S. Carolina governor calls for removing Confederate flag from capital

CCTV News

In this June 19, 2015, photo, a Confederate flag flies near the South Carolina Statehouse in Columbia, S.C.  Whether South Carolina should continue to fly the Confederate flag on its statehouse grounds is the latest in a series of issues to arise this summer challenging the GOP’s effort to build the young and diverse coalition of voters it likely needs to win the White House.  (AP Photo/Rainier Ehrhardt) In this June 19, 2015, photo, a Confederate flag flies near the South Carolina Statehouse in Columbia, S.C. Whether South Carolina should continue to fly the Confederate flag on its statehouse grounds is the latest in a series of issues to arise this summer challenging the GOP’s effort to build the young and diverse coalition of voters it likely needs to win the White House. (AP Photo/Rainier Ehrhardt)

Republican South Carolina Gov. Nikki Haley has called on the state legislature to remove the Confederate flag from the state capitol.

Her decision is a reversal of her position on the divisive symbol, the about-face Monday comes after a young white man who embraced the flag as a symbol of white supremacy was charged with murder in the deaths of nine black church members. The flag has flown in front of the state Capitol for 15 years after being moved from atop the Statehouse dome.

Haley was surrounded by Republicans and Democrats alike and received a loud applause and cheering when she made her announcement. The flag was carried into battle by forces supporting the pro-slavery, secessionist Southern states during the 1861-65 American Civil War.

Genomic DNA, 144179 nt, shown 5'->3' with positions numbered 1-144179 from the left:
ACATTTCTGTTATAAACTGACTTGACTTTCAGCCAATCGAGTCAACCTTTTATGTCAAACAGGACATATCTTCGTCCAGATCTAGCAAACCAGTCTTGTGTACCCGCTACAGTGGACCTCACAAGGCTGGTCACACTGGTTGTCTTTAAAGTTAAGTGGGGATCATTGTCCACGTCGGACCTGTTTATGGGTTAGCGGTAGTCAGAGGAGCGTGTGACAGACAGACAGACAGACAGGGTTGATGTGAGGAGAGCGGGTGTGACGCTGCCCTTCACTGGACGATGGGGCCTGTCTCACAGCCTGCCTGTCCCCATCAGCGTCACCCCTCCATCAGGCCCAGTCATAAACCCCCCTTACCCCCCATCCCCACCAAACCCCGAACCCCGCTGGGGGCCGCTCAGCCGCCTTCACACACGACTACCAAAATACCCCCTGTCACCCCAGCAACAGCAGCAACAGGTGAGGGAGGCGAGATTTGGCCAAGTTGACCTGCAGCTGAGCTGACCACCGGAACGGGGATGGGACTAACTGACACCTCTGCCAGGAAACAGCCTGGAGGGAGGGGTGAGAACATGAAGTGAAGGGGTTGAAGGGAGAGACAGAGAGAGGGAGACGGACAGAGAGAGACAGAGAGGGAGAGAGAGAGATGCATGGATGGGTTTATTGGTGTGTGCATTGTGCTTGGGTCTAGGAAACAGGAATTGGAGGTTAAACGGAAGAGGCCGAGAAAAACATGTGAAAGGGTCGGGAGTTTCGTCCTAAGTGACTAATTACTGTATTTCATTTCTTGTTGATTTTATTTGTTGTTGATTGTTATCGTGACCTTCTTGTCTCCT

“It’s time to move the flag from the capital grounds,” Haley said in a press conference. “One hundred and fifty years after the end of the Civil War, the time has come.”

The suspect in the church shootings, 21-year-old Dylann Roof, was photographed earlier holding Confederate flags. Police say he made racial insults at the church members during the shooting.

Supporters of the flag say it is a memorial to fallen Confederate soldiers, but opponents say it’s a symbol of hate put atop the Statehouse dome to protest the civil rights movement.

GROWING SENTIMENT

Haley’s remarks were made as leading South Carolina Republican joined calls to remove the Confederate flag from the Statehouse grounds.

U.S. Sen. Lindsay Graham, now seeking the Republican presidential nomination, will call later Monday for the flag to come down, a person familiar with his decision told The Associated Press on condition of anonymity, to avoid precluding Graham’s announcement.

South Carolina’s other U.S. senator, Tim Scott, a black Republican, will join the call, according to a Republican familiar with his decision who spoke to the AP anonymously for lack of authorization to describe the senator’s position.

Other Republicans were meeting urgently with each other and the Republican governor to decide whether to follow suit. Haley, who in the past has favored leaving the flag where it is, did not tip her hand publicly, but she was welcoming Democrats to join her at a news conference announced for Monday afternoon.